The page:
News
5/14/2009
08:50 AM
George Crump
George Crump
Commentary
Connect Directly
RSS
E-Mail
50%
50%

Return On Efficiency

What if "do more with less" was more than a marketing phrase? What if you really could do more with less? There are storage solutions available now that really let you improve efficiency but one of the key components of deciding if a do more with less project is successful, is to measure the return on efficiency. For the dollars invested are you X more effective at your job?

What if "do more with less" was more than a marketing phrase? What if you really could do more with less? There are storage solutions available now that really let you improve efficiency but one of the key components of deciding if a do more with less project is successful, is to measure the return on efficiency. For the dollars invested are you X more effective at your job?For the rest of 2009 and probably most of 2010 you are going to be hearing a lot about efficient storage. When you hear the term efficient storage the vendor can mean one of three things. A solution that makes the disk capacity or utilization of that capacity more efficient, a solution that makes you more efficient or a solution that does both.

Measuring the return on efficiency in the first category, better utilization through either data reduction techniques like deduplication and compression or through archive techniques, is really a math problem to measure return on efficiency. This type of efficiency mostly affects CAPEX, and does not do much for OPEX. From an administrator perspective you are still managing the same total capacity, it just happens to fit in less physical space.

A potential exception is archive, as we mentioned in our Archive Basics article, archiving addresses both the CAPEX side of efficiency by reducing the investment in expensive tier one storage and the OPEX side of efficiency by moving data out of the primary path that is managed daily.

Other products address the OPEX side primarily and then often have an impact on the CAPEX side. Solutions like storage virtualization from vendors like DataCore, 3PAR and NetApp or large scale single filesystem NAS solutions like those from Isilon and IBRIX increase admin productivity by either reducing the amount of steps involved in the storage management process or by reducing the number of filesystems and storage systems to manage.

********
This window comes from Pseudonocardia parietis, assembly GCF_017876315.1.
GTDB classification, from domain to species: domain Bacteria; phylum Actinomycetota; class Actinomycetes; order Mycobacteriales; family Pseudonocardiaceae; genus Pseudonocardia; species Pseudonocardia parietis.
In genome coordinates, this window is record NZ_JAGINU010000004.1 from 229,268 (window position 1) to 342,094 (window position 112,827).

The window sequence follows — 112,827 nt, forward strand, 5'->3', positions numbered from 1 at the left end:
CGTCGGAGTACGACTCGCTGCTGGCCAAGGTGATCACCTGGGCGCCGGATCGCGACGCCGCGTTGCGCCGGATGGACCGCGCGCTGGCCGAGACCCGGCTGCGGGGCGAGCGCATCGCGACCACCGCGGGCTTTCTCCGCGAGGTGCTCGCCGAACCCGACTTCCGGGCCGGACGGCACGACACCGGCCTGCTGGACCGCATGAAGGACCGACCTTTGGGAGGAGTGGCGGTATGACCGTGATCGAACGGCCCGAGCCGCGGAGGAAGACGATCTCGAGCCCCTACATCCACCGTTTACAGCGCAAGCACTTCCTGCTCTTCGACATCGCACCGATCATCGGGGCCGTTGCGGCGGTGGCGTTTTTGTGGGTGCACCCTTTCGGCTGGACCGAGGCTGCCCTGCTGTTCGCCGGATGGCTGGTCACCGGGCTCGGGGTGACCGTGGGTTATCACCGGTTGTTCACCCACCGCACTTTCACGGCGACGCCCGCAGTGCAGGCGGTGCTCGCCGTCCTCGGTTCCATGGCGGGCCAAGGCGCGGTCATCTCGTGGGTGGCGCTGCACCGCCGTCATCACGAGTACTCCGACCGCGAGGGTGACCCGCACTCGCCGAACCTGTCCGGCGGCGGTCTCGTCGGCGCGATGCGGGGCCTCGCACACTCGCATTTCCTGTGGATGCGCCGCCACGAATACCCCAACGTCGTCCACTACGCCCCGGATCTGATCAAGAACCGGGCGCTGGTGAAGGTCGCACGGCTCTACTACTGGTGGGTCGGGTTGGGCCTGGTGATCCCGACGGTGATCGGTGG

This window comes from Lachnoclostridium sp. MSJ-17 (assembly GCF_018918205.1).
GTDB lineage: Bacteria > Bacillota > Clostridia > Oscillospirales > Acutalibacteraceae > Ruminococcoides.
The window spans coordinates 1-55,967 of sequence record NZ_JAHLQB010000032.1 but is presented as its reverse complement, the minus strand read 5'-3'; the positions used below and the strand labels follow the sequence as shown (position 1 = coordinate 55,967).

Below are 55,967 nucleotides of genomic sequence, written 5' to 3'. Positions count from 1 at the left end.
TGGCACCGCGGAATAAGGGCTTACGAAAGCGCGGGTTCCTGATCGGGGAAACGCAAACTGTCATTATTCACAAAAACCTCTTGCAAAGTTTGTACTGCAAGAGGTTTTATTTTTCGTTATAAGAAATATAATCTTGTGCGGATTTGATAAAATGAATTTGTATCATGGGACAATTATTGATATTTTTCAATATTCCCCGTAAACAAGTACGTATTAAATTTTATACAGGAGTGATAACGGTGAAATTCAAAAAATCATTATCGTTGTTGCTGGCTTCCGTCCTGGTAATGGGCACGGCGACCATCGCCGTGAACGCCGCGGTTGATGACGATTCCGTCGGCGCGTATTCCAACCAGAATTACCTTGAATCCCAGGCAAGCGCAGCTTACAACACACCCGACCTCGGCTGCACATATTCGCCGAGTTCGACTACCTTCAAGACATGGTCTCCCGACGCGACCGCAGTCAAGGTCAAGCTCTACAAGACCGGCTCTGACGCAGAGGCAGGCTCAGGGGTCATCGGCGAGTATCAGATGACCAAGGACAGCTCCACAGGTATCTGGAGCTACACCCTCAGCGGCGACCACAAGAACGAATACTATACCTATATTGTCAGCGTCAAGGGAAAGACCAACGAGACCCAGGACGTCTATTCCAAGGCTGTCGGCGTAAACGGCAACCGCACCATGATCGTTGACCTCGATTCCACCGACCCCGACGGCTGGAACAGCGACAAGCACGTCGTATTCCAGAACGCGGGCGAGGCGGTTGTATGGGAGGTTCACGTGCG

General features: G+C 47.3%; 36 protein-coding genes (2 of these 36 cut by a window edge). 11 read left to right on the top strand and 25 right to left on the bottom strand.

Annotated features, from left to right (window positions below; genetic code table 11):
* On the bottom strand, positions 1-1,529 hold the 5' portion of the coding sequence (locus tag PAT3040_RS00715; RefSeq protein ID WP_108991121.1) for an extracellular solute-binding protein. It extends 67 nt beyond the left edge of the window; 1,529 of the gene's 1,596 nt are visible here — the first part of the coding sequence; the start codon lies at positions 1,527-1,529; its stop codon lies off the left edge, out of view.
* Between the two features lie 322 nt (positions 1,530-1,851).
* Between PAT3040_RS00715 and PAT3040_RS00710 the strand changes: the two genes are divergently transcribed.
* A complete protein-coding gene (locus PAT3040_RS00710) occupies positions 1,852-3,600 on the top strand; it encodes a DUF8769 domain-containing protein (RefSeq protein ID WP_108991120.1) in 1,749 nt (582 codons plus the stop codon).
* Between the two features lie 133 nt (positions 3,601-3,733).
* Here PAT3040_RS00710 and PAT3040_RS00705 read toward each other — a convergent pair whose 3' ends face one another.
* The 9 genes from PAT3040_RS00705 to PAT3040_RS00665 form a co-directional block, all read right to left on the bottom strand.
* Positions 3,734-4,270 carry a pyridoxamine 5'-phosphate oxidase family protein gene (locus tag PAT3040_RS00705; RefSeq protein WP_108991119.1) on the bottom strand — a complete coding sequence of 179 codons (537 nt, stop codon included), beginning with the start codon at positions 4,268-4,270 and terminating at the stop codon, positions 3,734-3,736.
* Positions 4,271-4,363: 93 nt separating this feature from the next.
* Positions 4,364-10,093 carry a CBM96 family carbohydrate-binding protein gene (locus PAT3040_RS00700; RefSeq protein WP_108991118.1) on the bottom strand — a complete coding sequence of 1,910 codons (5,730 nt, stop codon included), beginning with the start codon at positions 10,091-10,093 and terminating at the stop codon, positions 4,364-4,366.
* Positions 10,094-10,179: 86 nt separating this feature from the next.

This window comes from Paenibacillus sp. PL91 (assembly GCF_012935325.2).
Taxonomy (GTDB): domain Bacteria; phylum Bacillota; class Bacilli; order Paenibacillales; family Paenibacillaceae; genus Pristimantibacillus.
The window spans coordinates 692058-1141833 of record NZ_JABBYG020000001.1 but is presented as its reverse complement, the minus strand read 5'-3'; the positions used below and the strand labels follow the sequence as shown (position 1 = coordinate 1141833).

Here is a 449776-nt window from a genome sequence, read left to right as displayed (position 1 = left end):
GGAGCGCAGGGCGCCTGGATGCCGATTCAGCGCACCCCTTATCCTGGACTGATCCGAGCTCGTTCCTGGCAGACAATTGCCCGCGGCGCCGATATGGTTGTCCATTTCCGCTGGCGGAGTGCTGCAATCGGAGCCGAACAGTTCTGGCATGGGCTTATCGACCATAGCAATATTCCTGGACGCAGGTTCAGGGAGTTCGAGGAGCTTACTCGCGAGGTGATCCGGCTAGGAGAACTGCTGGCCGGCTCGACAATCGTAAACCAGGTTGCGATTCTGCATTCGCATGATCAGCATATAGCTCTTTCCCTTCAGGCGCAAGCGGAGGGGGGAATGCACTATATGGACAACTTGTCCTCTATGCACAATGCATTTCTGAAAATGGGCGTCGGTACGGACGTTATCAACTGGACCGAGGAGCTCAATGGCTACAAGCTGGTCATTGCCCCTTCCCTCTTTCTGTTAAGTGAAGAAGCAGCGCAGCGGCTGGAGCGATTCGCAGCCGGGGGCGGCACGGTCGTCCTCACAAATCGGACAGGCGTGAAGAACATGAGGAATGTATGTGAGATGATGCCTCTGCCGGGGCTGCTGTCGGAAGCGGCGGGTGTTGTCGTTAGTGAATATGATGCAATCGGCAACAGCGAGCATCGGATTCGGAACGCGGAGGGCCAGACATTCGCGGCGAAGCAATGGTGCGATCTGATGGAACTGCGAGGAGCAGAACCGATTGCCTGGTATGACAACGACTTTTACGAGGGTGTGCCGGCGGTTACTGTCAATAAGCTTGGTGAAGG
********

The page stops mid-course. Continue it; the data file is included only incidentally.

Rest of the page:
While in many cases the increased productivity by using these solutions is immediately obvious, ideally a baseline should be created so that an effective comparison of the before and after can be made. For example, document the life-cycle of a request for more storage. How long does it take to allocate additional storage or new storage to an application? Compare that to how one of these solutions would do it and the difference is your return. The difference being this measurement is in hours saved as opposed to GB's saved.

In our next entry will explore what is more important, storage CAPEX savings or storage OPEX savings?

Track us on Twitter: http://twitter.com/storageswiss.

Subscribe to our RSS feed.

George Crump is founder of Storage Switzerland, an analyst firm focused on the virtualization and storage marketplaces. It provides strategic consulting and analysis to storage users, suppliers, and integrators. An industry veteran of more than 25 years, Crump has held engineering and sales positions at various IT industry manufacturers and integrators. Prior to Storage Switzerland, he was CTO at one of the nation's largest integrators.

Comment  | 
Print  | 
More Insights
Register for Dark Reading Newsletters
White Papers
Flash Poll
Current Issue
Cartoon
DevOps’ Impact on Application Security
DevOps’ Impact on Application Security
Managing the interdependency between software and infrastructure is a thorny challenge. Often, it’s a “developers are from Mars, systems engineers are from Venus” situation.
Video
Slideshows
Twitter Feed
Dark Reading - Bug Report
Bug Report
Enterprise Vulnerabilities
From DHS/US-CERT's National Vulnerability Database
CVE-2014-0103
Published: 2014-07-29
WebAccess in Zarafa before 7.1.10 and WebApp before 1.6 stores credentials in cleartext, which allows local Apache users to obtain sensitive information by reading the PHP session files.

CVE-2014-0475
Published: 2014-07-29
Multiple directory traversal vulnerabilities in GNU C Library (aka glibc or libc6) before 2.20 allow context-dependent attackers to bypass ForceCommand restrictions and possibly have other unspecified impact via a .. (dot dot) in a (1) LC_*, (2) LANG, or other locale environment variable.

CVE-2014-2226
Published: 2014-07-29
Ubiquiti UniFi Controller before 3.2.1 logs the administrative password hash in syslog messages, which allows man-in-the-middle attackers to obtains sensitive information via unspecified vectors.

CVE-2014-3541
Published: 2014-07-29
The Repositories component in Moodle through 2.3.11, 2.4.x before 2.4.11, 2.5.x before 2.5.7, 2.6.x before 2.6.4, and 2.7.x before 2.7.1 allows remote attackers to conduct PHP object injection attacks and execute arbitrary code via serialized data associated with an add-on.

CVE-2014-3542
Published: 2014-07-29
mod/lti/service.php in Moodle through 2.3.11, 2.4.x before 2.4.11, 2.5.x before 2.5.7, 2.6.x before 2.6.4, and 2.7.x before 2.7.1 allows remote attackers to read arbitrary files via an XML external entity declaration in conjunction with an entity reference, related to an XML External Entity (XXE) is...

Best of the Web
Dark Reading Radio